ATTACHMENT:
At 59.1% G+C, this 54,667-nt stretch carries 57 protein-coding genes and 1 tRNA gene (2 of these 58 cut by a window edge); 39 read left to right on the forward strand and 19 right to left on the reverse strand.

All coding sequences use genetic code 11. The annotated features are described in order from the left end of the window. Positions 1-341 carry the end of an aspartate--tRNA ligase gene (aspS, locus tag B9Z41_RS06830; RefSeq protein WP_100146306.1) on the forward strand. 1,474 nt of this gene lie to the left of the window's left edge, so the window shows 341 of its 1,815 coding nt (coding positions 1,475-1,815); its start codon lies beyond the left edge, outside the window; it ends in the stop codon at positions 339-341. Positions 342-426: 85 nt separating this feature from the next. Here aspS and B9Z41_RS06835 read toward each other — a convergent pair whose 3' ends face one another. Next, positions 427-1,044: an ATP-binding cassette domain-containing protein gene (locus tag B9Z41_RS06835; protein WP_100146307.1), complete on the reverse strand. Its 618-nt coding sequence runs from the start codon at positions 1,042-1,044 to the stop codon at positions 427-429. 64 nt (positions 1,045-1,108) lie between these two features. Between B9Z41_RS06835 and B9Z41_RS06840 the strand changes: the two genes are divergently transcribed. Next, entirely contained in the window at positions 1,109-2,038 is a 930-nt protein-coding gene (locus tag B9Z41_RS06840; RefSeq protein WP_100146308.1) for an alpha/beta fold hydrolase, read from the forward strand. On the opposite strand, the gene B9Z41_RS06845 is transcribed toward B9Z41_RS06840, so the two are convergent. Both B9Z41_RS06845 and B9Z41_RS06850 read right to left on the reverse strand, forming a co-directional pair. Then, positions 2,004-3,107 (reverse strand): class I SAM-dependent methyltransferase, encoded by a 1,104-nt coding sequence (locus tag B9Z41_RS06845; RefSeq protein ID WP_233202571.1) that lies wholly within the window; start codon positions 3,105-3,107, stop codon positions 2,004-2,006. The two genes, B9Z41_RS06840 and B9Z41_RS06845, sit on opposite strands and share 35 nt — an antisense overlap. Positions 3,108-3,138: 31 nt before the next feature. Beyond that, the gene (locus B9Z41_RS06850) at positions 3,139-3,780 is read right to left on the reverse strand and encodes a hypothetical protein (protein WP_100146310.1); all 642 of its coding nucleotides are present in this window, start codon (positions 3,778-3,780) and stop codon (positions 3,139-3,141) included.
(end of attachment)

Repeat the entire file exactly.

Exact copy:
At 59.1% G+C, this 54,667-nt stretch carries 57 protein-coding genes and 1 tRNA gene (2 of these 58 cut by a window edge); 39 read left to right on the forward strand and 19 right to left on the reverse strand.

All coding sequences use genetic code 11. The annotated features are described in order from the left end of the window. Positions 1-341 carry the end of an aspartate--tRNA ligase gene (aspS, locus tag B9Z41_RS06830; RefSeq protein WP_100146306.1) on the forward strand. 1,474 nt of this gene lie to the left of the window's left edge, so the window shows 341 of its 1,815 coding nt (coding positions 1,475-1,815); its start codon lies beyond the left edge, outside the window; it ends in the stop codon at positions 339-341. Positions 342-426: 85 nt separating this feature from the next. Here aspS and B9Z41_RS06835 read toward each other — a convergent pair whose 3' ends face one another. Next, positions 427-1,044: an ATP-binding cassette domain-containing protein gene (locus tag B9Z41_RS06835; protein WP_100146307.1), complete on the reverse strand. Its 618-nt coding sequence runs from the start codon at positions 1,042-1,044 to the stop codon at positions 427-429. 64 nt (positions 1,045-1,108) lie between these two features. Between B9Z41_RS06835 and B9Z41_RS06840 the strand changes: the two genes are divergently transcribed. Next, entirely contained in the window at positions 1,109-2,038 is a 930-nt protein-coding gene (locus tag B9Z41_RS06840; RefSeq protein WP_100146308.1) for an alpha/beta fold hydrolase, read from the forward strand. On the opposite strand, the gene B9Z41_RS06845 is transcribed toward B9Z41_RS06840, so the two are convergent. Both B9Z41_RS06845 and B9Z41_RS06850 read right to left on the reverse strand, forming a co-directional pair. Then, positions 2,004-3,107 (reverse strand): class I SAM-dependent methyltransferase, encoded by a 1,104-nt coding sequence (locus tag B9Z41_RS06845; RefSeq protein ID WP_233202571.1) that lies wholly within the window; start codon positions 3,105-3,107, stop codon positions 2,004-2,006. The two genes, B9Z41_RS06840 and B9Z41_RS06845, sit on opposite strands and share 35 nt — an antisense overlap. Positions 3,108-3,138: 31 nt before the next feature. Beyond that, the gene (locus B9Z41_RS06850) at positions 3,139-3,780 is read right to left on the reverse strand and encodes a hypothetical protein (protein WP_100146310.1); all 642 of its coding nucleotides are present in this window, start codon (positions 3,778-3,780) and stop codon (positions 3,139-3,141) included.